Le Mois de la Photo à Montréal
SBC Gallery of Contemporary Art | space 507
Isabelle Le Minh
September 10 – October 17, 2015
This is no longer the digital age, the information age, or any other bygone term we have tucked away into our box of landline telephones, bookstores and handwritten letters. Rather, this is the age of a desperation to transmit every aspect of our lives through a screen, to preserve it in something totally public and totally intangible.
Le Minh modernises and interprets the work of late 19th century biometrics researcher Alphonse Bertillon, inventor of an identification system based on physicalities and the mug shot, as well as the bodily impressions of Yves Klein.
For “Anthropometrié sans titre,” 1961, Klein covered nude models in paint and instructed them to drag and press their bodies across the canvas. In Le Minh’s “Digitométrie, After Yves Klein,” the blown-up impressions of dragged fingerprints in a soft purple hue lose the sensuality and spontaneity felt in Klein’s piece, replaced by a lonely image of an iPad screen that needs cleaning. Yet is there not beauty in the sweeping brushstrokes and unique pattern of our own skin? We are making our mark on the world, no matter the surface.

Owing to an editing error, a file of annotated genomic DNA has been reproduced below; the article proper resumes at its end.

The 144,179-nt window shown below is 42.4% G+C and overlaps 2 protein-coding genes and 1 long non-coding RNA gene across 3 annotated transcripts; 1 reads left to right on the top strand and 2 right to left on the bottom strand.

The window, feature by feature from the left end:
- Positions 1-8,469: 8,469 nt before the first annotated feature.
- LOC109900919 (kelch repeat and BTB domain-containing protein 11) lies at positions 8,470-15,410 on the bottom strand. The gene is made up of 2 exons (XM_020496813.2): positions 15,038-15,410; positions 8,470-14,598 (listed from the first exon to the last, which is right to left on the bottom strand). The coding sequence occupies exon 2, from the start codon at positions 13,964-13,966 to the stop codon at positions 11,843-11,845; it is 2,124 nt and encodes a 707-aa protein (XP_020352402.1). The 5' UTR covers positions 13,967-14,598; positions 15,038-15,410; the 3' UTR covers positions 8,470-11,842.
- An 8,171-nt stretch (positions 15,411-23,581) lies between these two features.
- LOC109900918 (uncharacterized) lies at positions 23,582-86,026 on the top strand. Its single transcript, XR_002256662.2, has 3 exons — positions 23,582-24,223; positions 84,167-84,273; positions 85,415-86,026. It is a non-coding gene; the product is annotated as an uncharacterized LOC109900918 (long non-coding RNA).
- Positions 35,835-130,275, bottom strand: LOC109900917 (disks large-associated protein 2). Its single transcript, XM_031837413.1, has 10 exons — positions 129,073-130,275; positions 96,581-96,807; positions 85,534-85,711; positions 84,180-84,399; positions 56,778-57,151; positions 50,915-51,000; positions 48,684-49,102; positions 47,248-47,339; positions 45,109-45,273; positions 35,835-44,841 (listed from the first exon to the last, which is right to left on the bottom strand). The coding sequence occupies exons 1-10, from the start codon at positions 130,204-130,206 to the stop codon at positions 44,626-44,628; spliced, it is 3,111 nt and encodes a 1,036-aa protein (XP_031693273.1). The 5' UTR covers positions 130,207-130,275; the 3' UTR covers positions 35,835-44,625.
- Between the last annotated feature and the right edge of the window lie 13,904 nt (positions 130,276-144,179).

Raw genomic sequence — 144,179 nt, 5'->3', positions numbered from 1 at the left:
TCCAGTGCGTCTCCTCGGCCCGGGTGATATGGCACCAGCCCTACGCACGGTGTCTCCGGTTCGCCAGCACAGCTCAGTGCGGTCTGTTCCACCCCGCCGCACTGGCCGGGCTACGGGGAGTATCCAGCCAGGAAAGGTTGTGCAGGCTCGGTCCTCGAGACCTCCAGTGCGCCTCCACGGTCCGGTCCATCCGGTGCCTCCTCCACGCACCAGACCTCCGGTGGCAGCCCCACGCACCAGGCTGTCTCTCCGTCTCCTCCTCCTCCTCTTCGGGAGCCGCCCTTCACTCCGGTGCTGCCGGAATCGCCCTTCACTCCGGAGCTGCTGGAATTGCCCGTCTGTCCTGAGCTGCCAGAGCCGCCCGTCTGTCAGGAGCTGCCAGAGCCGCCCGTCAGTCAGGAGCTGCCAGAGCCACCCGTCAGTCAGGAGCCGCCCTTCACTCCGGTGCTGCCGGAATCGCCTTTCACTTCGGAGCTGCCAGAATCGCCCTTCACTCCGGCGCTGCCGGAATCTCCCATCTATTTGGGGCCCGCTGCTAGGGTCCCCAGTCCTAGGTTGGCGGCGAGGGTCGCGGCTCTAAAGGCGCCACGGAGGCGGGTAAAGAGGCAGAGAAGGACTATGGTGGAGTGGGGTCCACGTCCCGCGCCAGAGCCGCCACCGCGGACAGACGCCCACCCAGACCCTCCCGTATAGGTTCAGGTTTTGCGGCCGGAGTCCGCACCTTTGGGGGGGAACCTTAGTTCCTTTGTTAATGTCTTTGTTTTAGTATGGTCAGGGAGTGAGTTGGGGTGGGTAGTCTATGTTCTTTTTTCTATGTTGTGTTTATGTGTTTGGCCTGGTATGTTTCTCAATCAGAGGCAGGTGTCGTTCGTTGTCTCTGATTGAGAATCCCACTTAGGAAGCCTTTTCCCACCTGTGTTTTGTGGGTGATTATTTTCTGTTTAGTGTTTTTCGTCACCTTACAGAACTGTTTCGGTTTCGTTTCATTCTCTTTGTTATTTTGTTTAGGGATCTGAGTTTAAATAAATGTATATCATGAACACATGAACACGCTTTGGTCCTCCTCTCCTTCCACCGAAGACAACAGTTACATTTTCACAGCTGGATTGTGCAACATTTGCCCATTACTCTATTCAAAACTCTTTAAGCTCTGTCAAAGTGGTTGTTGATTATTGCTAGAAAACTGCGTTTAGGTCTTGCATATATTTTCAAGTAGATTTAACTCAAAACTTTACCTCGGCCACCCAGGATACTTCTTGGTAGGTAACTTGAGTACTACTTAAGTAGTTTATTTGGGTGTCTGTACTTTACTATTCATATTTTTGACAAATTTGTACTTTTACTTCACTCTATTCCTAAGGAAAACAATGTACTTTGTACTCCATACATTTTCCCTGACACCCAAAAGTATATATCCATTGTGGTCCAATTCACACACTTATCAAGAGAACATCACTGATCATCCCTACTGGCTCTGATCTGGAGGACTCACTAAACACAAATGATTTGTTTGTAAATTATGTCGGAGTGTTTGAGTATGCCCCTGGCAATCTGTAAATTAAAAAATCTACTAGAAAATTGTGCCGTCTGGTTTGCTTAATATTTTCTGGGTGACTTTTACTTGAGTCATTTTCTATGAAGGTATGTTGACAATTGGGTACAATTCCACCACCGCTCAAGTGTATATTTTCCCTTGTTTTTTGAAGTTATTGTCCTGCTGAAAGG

Le Minh draws from Bertillon with her collection of facial features and profiles, pieces of people taken from Facebook. The repetition and fragmentation strips identities, a raised eyebrow or lip curl only offering up hints, and the work becomes as curiously addictive as the scanning and clicking of the website itself.
Tous décavés propels an examination of our own interactions with technology and identity. Part of Le Minh’s show includes colorful, supersized QR codes entombed in plexiglass. Viewers are encouraged to take out their smartphones in order to decipher the works’ messages, but, as Le Minh may have anticipated, chances are they already were. This piece, and ultimately the show, forces a nervous but necessary ‘what does this say about who we are?’